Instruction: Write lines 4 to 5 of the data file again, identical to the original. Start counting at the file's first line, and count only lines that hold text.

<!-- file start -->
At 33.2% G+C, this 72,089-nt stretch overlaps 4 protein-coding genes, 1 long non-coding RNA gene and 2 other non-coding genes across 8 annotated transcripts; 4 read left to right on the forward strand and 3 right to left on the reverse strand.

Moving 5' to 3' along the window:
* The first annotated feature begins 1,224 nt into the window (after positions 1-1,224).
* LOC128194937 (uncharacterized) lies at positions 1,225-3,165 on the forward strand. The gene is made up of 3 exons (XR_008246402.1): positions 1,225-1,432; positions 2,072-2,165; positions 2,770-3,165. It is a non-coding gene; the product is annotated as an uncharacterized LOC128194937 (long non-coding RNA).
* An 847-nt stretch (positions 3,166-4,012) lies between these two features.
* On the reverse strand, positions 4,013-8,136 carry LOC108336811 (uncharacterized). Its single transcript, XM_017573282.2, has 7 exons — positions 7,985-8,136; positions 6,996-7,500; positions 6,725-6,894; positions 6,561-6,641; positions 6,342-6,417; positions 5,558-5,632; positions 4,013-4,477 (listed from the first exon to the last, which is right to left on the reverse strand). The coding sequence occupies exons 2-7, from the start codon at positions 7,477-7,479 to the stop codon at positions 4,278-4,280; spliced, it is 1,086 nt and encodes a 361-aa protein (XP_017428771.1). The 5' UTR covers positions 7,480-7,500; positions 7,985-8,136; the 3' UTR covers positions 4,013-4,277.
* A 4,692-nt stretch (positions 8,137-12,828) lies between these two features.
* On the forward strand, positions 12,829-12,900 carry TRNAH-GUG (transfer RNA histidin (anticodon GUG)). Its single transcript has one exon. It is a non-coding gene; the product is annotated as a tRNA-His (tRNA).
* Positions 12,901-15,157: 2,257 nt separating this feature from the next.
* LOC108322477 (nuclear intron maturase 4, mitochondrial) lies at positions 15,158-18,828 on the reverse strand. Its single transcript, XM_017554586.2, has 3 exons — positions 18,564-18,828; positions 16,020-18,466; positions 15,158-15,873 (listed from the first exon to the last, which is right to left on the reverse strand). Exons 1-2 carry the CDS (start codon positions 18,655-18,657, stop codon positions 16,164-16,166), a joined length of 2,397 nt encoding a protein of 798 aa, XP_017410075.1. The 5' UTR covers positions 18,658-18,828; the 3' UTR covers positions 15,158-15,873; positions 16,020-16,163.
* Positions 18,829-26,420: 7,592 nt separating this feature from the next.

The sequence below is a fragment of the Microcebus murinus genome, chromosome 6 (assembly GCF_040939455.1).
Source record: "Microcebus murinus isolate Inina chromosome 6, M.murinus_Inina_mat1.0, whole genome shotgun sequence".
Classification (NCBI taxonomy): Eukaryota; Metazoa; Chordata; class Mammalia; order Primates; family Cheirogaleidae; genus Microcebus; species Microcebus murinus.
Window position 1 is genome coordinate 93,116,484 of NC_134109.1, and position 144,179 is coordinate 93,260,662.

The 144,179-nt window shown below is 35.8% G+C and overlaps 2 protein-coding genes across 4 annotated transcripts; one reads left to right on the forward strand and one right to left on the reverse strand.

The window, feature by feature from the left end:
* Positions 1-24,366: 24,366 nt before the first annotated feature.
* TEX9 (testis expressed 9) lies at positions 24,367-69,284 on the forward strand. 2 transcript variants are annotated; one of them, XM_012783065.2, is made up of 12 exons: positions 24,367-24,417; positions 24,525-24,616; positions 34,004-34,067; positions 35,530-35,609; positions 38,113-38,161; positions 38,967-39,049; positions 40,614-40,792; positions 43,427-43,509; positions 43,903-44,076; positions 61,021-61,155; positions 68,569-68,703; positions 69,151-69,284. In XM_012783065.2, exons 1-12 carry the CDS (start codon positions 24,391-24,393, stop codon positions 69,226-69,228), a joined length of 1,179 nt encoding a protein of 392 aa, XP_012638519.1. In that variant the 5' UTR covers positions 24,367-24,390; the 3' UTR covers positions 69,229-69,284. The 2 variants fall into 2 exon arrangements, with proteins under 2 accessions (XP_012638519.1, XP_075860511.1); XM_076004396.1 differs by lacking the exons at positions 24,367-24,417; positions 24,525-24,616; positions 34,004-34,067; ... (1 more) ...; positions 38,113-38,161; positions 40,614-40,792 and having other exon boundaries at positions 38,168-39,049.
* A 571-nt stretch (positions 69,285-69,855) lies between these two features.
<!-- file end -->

* LOC128194937 (uncharacterized) lies at positions 1,225-3,165 on the forward strand. The gene is made up of 3 exons (XR_008246402.1): positions 1,225-1,432; positions 2,072-2,165; positions 2,770-3,165. It is a non-coding gene; the product is annotated as an uncharacterized LOC128194937 (long non-coding RNA).
* An 847-nt stretch (positions 3,166-4,012) lies between these two features.